They also have the capacity to be truly straightforward with one another about what they want and are ready for—or not—in relationships. And I get the sense that, if the inherent messiness of living lands them at relationship endings with children involved, they’ll do things differently. Less Kramer vs. Kramer‘s tortured despair. More It’s Complicated‘s nuanced problem-solving. Another promising sign of our continuing evolution at a critical juncture.
And to end on a delicious note, millennials are foodies.
Just like plenty of folks around all of us these days, millennials are serious about food. So if you’re trying to connect with particular millennials, you may be able to do so quite enjoyably through their bellies and yours.
You may learn some things, too, in the realm of healthy, conscious deliciousness, with those three aspects of food choice-making increasingly integrated. And when you think about how fundamental all that is to the sustainable human journey here in the 21st century, well, I say millennials’ best food-related instincts are more signs of promise.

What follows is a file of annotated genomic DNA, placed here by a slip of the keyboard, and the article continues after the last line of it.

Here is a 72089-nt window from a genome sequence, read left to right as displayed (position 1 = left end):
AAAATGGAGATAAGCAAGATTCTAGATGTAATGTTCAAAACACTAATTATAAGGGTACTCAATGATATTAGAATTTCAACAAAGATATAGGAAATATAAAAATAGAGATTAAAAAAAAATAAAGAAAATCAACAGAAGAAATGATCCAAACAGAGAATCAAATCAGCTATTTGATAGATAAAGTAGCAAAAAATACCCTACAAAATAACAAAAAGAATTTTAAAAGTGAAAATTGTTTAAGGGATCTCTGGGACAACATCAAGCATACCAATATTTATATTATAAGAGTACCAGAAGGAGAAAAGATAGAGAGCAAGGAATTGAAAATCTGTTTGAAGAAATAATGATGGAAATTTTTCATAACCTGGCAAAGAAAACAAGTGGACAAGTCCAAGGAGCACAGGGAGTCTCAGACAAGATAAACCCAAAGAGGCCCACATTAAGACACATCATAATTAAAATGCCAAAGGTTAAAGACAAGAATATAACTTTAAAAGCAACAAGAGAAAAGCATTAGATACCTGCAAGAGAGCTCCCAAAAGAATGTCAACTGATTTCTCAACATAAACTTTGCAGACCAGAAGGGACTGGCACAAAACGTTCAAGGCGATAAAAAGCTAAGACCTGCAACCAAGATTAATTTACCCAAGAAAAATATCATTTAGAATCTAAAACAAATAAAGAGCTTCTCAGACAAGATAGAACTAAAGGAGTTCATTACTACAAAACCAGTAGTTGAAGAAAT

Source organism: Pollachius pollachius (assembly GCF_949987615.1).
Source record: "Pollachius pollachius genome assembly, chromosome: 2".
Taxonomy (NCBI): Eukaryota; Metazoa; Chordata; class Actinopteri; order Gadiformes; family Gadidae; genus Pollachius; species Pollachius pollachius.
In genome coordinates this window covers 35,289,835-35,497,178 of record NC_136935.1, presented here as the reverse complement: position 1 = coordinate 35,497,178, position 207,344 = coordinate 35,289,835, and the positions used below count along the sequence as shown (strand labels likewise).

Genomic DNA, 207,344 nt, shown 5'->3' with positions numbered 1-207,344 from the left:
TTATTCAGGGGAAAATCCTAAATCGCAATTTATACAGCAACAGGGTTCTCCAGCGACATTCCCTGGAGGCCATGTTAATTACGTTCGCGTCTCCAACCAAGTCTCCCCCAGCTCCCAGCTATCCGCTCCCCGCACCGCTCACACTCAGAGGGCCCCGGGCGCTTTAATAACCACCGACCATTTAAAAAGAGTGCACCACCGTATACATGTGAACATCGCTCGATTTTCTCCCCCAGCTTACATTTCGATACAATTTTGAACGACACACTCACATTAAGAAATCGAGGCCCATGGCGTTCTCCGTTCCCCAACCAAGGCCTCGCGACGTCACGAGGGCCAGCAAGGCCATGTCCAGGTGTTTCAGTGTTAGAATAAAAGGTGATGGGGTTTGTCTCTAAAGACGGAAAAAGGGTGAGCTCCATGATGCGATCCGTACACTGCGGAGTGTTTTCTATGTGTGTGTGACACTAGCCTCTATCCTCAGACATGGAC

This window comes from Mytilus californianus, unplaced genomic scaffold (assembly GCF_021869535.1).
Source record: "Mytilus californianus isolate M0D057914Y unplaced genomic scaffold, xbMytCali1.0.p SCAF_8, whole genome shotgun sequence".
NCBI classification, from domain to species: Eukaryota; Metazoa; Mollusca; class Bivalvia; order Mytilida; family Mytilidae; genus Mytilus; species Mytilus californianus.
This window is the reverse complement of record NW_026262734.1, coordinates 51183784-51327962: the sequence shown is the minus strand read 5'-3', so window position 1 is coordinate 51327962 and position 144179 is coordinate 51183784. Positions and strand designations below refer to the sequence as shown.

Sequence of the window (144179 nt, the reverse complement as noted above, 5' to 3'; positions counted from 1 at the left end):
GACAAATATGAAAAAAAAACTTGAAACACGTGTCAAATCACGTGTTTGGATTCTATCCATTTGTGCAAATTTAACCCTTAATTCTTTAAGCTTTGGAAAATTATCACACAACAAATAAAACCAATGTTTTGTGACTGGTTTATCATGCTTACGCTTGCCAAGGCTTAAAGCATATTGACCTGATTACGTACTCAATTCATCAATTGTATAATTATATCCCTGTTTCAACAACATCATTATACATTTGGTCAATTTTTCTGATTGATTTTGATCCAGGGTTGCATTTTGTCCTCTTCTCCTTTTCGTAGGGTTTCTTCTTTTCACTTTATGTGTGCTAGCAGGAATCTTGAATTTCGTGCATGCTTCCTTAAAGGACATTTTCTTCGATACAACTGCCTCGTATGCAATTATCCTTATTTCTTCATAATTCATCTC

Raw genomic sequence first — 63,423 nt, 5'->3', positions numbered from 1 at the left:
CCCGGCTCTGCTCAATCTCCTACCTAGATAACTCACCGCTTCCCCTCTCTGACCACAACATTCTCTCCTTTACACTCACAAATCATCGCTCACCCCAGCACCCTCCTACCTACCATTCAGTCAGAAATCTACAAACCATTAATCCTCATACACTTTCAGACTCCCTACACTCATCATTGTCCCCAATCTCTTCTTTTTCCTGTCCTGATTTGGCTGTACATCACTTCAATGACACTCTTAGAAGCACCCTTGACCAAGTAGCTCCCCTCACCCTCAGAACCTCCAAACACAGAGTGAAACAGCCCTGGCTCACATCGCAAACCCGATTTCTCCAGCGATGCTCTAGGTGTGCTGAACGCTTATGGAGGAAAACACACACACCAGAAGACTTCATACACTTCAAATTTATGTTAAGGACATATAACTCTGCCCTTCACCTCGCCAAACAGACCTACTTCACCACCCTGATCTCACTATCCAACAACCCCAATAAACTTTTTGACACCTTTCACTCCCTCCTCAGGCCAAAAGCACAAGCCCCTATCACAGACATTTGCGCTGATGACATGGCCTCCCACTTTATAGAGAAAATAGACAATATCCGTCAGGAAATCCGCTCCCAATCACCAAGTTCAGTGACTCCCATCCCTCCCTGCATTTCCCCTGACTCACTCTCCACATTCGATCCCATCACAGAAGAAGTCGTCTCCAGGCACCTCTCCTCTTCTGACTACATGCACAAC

Now of course I hope my POV is helpful. Let me know, as you walk your particular path, living the life you choose to live, while relating as consciously as possible to the millennials in your family and community. After all, it’s as true as ever that the one constant in life is change, and that the young ones in our lives really are the future. Let’s move into it in creative conversation and collaboration with them.
Meanwhile, remember, the journey really is the destination, for all of us. Relish it in all its super-weird, ever-changing glory, even or especially the twilight zone that is 2020. Onward!